Luno offers 7.6% on their USDC (Us dollar) account. No costs really no fixed terms and minimum amounts. Even beats retail savings bonds by the looks of it. AND ITS USD!!!!!

Time to put these big banks where they belong.

Have you read those T&C’s? you have no input on who they ultimately lend the Crypto too, but you carry all risk. They can change the borrowers when they like, but any default, and it is all you…

These things aren’t any issue, until they are.

Not much, if the inflation rate is 3.5% for example. Are any bank charges/fees taken into account?

These accounts only make sense once they have large balances. Since investments/contributions into them are limited to 36k, they are effectively long term savings vehicles. You also have a lifetime limit on payments into them. Meaning they should not be used to meet regular frequent expenses.
These are invest and hold vehicles. In that instance an investment strategy earning cash returns makes no sense. Rather find a suitable equity ETF.

Very interesting that Discovery’s average account balances are less than those of African Bank.

Investing your annual R36k tax free allowance into cash rather than equities is just ridiculous. One has a lifetime allowance of R500,000 and therefore – ignoring regular increases legislated in the annual allowance – one may assume that the investor will be investing for 14 years to get there.
Is it wise to believe that equities are going to under-perform money market over a timescale like that? And yes, full offshore equity exposure is allowed. Considering that zero tax is applied on DWT or CGT this is surely a no-brainer?

Agree-these alleged tax free accounts are not worth the trouble and do not make sense.Plus the idiotic bureaucratic regulations involved are typically ANC stupidity.

Tax Free Savings Accounts are very nice to have as part of a deceased estate because they provide immediate tax free liquidity for the heirs.

Better than having a funeral policy.

Not correct.Not available as cash like policy. The savings falls within the deceased estate as an asset and have to be distributed to the heirs only once the complicated and time consuming procedures to report and wind up estate etc has been complied with. Takes months. Policies pay out cash directly to a beneficiary.

Not ridiculous to put your tax-free money in cash, if you already have substantial investments in equities outside of the tax-free environment, including some offshore investments. Especially if you are already earning R23 800 worth of interest outside the tax-free account. Each individual is different. Depends on the amounts involved, and various other factors. No investment strategy is “ridiculous.”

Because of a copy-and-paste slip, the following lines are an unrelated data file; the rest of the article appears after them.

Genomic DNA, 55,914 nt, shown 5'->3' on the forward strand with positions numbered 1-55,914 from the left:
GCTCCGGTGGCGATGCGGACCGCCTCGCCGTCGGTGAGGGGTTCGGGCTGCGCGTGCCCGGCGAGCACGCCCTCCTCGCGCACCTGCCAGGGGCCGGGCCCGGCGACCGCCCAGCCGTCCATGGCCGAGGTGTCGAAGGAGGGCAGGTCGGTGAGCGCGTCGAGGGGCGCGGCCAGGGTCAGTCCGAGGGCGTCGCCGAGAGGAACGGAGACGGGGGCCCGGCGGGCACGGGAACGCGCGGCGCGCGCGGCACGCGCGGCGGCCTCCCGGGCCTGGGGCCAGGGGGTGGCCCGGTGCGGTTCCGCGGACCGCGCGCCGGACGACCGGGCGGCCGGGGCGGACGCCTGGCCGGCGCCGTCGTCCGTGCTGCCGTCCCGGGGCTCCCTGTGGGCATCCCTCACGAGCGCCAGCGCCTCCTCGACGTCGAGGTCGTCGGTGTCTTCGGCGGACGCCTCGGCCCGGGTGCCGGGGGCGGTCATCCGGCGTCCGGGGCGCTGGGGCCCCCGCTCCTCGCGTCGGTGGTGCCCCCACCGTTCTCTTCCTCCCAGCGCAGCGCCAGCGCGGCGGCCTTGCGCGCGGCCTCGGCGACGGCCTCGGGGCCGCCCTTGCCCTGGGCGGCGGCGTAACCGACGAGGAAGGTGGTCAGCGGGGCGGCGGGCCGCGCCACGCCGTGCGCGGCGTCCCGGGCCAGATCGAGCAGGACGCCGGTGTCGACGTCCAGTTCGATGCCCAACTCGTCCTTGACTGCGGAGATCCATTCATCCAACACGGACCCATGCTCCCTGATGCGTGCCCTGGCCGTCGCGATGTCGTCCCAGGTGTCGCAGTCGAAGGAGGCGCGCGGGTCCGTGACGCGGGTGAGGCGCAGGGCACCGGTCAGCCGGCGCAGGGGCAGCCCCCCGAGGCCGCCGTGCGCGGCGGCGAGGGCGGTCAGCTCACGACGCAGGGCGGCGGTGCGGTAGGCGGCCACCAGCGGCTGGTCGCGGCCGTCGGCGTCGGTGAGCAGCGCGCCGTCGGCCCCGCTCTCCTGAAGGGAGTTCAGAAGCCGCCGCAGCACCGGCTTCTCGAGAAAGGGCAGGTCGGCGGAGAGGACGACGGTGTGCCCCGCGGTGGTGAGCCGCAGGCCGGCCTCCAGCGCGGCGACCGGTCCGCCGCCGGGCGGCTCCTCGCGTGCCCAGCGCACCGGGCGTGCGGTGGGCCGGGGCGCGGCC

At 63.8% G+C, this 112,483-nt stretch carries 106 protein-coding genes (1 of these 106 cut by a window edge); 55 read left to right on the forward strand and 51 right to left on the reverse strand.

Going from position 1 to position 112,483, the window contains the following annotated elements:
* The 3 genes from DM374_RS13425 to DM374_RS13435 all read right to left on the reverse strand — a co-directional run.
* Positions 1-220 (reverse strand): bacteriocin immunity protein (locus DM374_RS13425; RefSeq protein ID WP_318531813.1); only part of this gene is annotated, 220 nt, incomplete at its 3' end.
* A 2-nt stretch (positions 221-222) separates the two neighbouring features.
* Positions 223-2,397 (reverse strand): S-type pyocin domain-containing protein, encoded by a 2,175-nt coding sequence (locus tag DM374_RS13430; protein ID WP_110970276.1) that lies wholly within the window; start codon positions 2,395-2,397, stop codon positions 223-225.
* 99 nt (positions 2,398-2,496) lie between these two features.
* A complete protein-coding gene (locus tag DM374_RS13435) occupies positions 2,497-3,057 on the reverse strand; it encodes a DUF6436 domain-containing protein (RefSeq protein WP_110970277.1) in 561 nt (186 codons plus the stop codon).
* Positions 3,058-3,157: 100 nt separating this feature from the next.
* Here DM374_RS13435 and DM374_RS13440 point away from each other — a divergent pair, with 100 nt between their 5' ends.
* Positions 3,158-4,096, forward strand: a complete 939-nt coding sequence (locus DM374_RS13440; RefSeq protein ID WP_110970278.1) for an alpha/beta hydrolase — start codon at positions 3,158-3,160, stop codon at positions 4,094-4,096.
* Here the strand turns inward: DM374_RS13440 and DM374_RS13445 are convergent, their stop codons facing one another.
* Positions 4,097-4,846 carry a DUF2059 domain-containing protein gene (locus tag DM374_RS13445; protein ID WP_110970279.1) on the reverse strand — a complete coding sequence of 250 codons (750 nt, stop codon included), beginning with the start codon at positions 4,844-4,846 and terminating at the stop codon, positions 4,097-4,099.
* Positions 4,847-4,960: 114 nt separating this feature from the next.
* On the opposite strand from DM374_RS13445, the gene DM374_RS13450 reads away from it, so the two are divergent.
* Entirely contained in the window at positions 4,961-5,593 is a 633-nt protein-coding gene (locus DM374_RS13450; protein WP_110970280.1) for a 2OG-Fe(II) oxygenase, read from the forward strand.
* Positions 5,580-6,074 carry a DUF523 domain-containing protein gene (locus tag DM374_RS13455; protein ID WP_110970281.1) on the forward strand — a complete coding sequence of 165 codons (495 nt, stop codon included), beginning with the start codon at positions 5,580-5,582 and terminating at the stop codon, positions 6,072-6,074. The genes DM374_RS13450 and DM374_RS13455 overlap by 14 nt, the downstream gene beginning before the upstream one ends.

I cannot believe people still keep their monies in these accounts

A Tax Free savings account will form part of your estate and will be subject to estate duty tax eventually

What happen to the money after the end of the period for fixed deposits say for instance at ABSA?

Is the money then re invested and is it then taken from your annual limit as well as your lifetime limit?

You can re-invest or transfer to another TFSA account with the same or another provider, as long as it is done via the official route, without affecting your limits. It just mustn’t leave the the tax-free space.

A couple of years ago Nedbank couldn’t handle this. I don’t know whether they got this sorted out.

“Trying to Retire” already commented in part on this – I’m not sure how the banks deal with their Tax Free Savings accounts, but I’m sure that Allan Gray isn’t the only company offering plans whereby you nominate Beneficiaries and these plans are pretty close to being an Endowment without all the restrictions and costs. Upon death your savings plan pays out directly to your nominated Beneficiaries and are NOT tied-up in your estate. I’m sure the funds will still be “Deemed Property” for Estate Duty purposes, but definitely not part of your Executable Estate. AND you can draw an ongoing tax-free income stream from the plan with Allan Gray should you choose to do so.

Makes more sense to invest @ 9.75% pa in African Bank fixed deposit over 5 years with interest paid out monthly than 5.85% tax-free.

The government also puts to much restriction on tax-free accounts.

Invest in African bank is like the lottery : good luck if you ever get yr investment back . Better under the mattress

African Bank has excellent products – v nice bank

The banks that pay the highest rates – need the deposits the most – beware!

End of comments.